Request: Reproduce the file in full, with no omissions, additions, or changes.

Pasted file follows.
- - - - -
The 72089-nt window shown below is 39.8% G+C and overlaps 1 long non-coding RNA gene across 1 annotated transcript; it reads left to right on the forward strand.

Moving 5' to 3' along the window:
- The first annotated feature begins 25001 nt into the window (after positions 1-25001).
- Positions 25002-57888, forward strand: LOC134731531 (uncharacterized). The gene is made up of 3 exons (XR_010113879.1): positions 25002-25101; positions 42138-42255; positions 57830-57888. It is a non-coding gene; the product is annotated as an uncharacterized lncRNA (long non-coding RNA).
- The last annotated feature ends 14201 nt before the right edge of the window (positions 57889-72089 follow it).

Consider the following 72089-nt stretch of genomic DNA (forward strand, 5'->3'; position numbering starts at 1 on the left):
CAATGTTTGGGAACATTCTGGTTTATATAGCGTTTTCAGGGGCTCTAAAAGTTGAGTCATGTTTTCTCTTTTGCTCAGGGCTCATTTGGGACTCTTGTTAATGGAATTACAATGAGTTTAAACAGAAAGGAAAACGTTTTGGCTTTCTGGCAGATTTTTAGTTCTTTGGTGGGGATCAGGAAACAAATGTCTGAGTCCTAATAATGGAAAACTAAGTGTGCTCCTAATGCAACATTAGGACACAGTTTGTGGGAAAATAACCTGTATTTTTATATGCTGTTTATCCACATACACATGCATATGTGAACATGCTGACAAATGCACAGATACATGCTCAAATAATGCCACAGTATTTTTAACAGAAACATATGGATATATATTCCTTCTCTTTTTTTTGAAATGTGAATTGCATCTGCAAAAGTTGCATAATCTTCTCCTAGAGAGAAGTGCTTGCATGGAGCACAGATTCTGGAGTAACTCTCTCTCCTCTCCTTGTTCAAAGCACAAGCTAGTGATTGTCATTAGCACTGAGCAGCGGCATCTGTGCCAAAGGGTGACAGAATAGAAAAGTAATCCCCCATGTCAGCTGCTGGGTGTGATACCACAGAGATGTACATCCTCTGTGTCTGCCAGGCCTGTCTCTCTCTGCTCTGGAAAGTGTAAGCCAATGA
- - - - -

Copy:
The 72089-nt window shown below is 39.8% G+C and overlaps 1 long non-coding RNA gene across 1 annotated transcript; it reads left to right on the forward strand.

Moving 5' to 3' along the window:
- The first annotated feature begins 25001 nt into the window (after positions 1-25001).
- Positions 25002-57888, forward strand: LOC134731531 (uncharacterized). The gene is made up of 3 exons (XR_010113879.1): positions 25002-25101; positions 42138-42255; positions 57830-57888. It is a non-coding gene; the product is annotated as an uncharacterized lncRNA (long non-coding RNA).
- The last annotated feature ends 14201 nt before the right edge of the window (positions 57889-72089 follow it).

Consider the following 72089-nt stretch of genomic DNA (forward strand, 5'->3'; position numbering starts at 1 on the left):
CAATGTTTGGGAACATTCTGGTTTATATAGCGTTTTCAGGGGCTCTAAAAGTTGAGTCATGTTTTCTCTTTTGCTCAGGGCTCATTTGGGACTCTTGTTAATGGAATTACAATGAGTTTAAACAGAAAGGAAAACGTTTTGGCTTTCTGGCAGATTTTTAGTTCTTTGGTGGGGATCAGGAAACAAATGTCTGAGTCCTAATAATGGAAAACTAAGTGTGCTCCTAATGCAACATTAGGACACAGTTTGTGGGAAAATAACCTGTATTTTTATATGCTGTTTATCCACATACACATGCATATGTGAACATGCTGACAAATGCACAGATACATGCTCAAATAATGCCACAGTATTTTTAACAGAAACATATGGATATATATTCCTTCTCTTTTTTTTGAAATGTGAATTGCATCTGCAAAAGTTGCATAATCTTCTCCTAGAGAGAAGTGCTTGCATGGAGCACAGATTCTGGAGTAACTCTCTCTCCTCTCCTTGTTCAAAGCACAAGCTAGTGATTGTCATTAGCACTGAGCAGCGGCATCTGTGCCAAAGGGTGACAGAATAGAAAAGTAATCCCCCATGTCAGCTGCTGGGTGTGATACCACAGAGATGTACATCCTCTGTGTCTGCCAGGCCTGTCTCTCTCTGCTCTGGAAAGTGTAAGCCAATGA